Amnesty works tirelessly to advocate for community-led, neighbourhood-driven solutions to increase our humanitarian intake and bring our share of refugees safely to Australia. In 2018 we are asking you to call for an improved community sponsorship program for Australia.Our community sponsorship campaign
My new neighbour
Fairer community sponsorship in Australia
We’re asking for a community-led solution for refugees that really works, is fair and accessible.
Promisingly, the Australian Government has introduced a pilot program for community sponsorship of refugees, where organisations like your local government or a business can sponsor a refugee, and maybe even their family, to come to Australia.
Australia’s current community sponsorship program aims to allow groups and individuals to provide refugees with employment prospects and support them in their settlement journey. But right now the process has a very high application cost, making it difficult for average Australians to help. And for every privately sponsored refugee, the government takes a space away from our annual humanitarian intake – depriving another person of the help they so badly need and passing the government’s own commitments along to everyday Australians.
When community sponsorship is fair and accessible, we know it works.
In the last 40 years Canadians have welcomed over 280,000 refugees into their neighbourhoods through community-led sponsorship. These people arrived in Canada in addition to their government’s annual humanitarian intake, and it was thanks to community groups, families and individuals – people just like you.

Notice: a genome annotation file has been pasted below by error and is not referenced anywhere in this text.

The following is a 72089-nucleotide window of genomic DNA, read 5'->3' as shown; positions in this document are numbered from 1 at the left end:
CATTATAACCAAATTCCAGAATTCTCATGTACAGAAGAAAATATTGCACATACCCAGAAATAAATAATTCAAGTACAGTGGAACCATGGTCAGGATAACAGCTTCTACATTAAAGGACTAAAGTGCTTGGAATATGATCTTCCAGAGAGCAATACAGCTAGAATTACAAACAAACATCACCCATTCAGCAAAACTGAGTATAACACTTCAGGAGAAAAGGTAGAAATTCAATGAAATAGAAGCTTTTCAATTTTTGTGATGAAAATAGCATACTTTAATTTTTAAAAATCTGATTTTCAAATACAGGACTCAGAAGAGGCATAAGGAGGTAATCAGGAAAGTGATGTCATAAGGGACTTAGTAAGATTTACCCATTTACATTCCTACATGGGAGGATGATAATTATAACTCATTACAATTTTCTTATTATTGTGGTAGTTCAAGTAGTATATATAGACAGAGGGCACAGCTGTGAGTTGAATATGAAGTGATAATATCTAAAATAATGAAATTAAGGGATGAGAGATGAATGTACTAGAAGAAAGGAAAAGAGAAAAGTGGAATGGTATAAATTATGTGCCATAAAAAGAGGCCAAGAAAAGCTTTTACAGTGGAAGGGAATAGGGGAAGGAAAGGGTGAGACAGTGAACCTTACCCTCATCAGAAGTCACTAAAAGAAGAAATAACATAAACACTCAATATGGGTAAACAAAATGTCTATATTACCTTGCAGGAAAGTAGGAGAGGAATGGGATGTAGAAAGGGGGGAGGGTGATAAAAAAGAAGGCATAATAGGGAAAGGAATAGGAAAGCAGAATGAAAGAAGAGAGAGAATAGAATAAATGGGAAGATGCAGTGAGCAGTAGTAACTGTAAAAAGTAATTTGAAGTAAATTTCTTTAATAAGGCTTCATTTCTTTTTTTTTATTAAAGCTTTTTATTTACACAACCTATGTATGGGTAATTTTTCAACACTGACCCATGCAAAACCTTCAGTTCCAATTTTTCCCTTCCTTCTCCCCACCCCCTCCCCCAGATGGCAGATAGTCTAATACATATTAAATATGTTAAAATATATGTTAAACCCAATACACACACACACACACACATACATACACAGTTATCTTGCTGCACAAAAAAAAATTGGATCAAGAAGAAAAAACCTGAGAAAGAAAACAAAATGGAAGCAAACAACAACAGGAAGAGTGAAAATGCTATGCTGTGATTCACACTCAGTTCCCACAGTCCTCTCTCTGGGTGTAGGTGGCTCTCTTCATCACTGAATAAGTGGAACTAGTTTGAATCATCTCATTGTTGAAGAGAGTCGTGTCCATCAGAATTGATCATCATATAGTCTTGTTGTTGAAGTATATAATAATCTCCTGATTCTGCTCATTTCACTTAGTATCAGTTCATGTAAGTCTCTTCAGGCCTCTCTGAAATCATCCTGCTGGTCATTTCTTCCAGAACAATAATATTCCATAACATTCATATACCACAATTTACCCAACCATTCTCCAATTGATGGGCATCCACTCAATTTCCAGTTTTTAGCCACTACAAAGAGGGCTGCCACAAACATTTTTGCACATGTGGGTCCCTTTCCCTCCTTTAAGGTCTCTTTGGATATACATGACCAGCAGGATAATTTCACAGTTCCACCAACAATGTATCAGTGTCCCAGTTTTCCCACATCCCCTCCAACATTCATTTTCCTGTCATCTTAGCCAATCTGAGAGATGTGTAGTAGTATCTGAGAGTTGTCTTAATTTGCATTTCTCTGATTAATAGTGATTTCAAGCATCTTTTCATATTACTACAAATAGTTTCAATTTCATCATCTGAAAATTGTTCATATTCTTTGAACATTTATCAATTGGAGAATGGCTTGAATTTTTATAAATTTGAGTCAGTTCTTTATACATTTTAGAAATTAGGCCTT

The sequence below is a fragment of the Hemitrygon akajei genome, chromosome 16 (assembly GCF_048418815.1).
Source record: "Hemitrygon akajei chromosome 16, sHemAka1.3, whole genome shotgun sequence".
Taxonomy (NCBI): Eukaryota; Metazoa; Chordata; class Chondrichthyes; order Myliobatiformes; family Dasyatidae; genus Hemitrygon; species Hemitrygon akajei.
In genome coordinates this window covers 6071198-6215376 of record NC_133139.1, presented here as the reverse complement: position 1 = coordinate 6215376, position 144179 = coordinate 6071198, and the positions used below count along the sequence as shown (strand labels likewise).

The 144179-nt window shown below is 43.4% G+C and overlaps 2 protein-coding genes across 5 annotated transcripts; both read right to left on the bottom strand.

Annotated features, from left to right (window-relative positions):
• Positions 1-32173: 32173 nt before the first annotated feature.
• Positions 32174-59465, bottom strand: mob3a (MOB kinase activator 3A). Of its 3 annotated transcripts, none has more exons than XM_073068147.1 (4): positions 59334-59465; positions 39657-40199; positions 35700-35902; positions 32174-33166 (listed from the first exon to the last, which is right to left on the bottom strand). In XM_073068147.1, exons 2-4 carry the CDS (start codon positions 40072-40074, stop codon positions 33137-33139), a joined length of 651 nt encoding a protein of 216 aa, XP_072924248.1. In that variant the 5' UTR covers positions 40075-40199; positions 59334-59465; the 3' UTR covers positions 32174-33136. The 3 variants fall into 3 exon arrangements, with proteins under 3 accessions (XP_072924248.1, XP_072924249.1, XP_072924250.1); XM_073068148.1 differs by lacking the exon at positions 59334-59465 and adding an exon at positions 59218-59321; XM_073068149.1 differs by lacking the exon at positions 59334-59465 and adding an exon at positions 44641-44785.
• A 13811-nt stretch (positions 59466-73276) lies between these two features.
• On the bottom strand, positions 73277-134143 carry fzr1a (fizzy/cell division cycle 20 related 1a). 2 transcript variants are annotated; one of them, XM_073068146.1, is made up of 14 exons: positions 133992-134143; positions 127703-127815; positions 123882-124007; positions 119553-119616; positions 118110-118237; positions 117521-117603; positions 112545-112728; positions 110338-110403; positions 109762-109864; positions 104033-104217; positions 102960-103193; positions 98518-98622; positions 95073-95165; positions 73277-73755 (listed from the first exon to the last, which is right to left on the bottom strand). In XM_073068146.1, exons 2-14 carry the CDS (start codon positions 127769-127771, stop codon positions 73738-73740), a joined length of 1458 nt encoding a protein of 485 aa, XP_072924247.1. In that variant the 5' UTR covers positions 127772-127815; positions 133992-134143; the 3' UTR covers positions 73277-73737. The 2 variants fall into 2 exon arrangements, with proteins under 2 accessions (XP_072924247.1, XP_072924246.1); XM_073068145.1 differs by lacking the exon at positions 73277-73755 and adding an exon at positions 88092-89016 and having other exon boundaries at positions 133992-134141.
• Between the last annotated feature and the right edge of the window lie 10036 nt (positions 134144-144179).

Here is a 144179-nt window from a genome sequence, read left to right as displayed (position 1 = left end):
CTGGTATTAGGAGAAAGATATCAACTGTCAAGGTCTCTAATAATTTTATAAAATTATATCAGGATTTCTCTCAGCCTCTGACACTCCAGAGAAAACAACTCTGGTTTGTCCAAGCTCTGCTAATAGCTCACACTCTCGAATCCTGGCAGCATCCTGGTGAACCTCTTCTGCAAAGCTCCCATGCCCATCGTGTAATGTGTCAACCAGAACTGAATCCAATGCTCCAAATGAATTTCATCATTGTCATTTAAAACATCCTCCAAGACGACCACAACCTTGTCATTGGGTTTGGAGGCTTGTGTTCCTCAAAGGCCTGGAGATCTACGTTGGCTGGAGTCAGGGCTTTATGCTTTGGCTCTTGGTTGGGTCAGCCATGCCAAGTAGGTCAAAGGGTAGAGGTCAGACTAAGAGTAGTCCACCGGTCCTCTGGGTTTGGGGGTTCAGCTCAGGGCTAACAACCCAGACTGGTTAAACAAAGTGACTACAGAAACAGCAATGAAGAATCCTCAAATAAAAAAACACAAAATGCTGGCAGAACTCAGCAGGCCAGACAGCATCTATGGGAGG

We need your help to make the Australian Government do their part too. Successive governments have failed to deliver a fair, safe and orderly system for refugees. It’s time to start focusing on the solutions. It’s time to start building power in our communities and wielding it.
How will we win?
We are asking local governments to also show their support for community sponsorship. Local government support can then help us shape the attitudes of Members of State and Federal Government.
People around the country, like you, can influence local governments by harnessing community support and lobbying your councillors.
Working in partnership with other organisations – we are a member of a coalition called Community Refugee Sponsorship Initiative (CRSI). CRSI is a joint project of the Refugee Council of Australia, Amnesty International, Save the Children Australia, Welcome to Australia, Rural Australians for Refugees and the Australian Churches Refugee Taskforce. For more information about this group visit the CRSI website.
What you can do now
Every voice counts. Please sign the online petition to the Australian Immigration Minister, calling for a fairer community sponsorship program.
Got more time? Get your neighbourhood on board
Join other Amnesty supporters on the ground in encouraging your local government to support community sponsorship. If we can get local governments across Australia on board, we’ll be more likely to see the Commonwealth Government create a fairer community sponsorship program.
Once your local government comes out in support of a fairer community sponsorship program, we can give you more information on approaching your sporting clubs and other community groups.
What we can provide you with:
- A ‘campaigning for community sponsorship’ toolkit – everything you need to influence your local government.
- Want to know more about community sponsorship? We’ll provide you with a FAQ.
- Next steps for when your community is successful in gaining the support of your local government!
Ending offshore detention
With your help, Amnesty can continue campaigning to bring the people in Australia's offshore detention centres to safety.
Bringing people in offshore detention to safety
On the ground in Manus and Nauru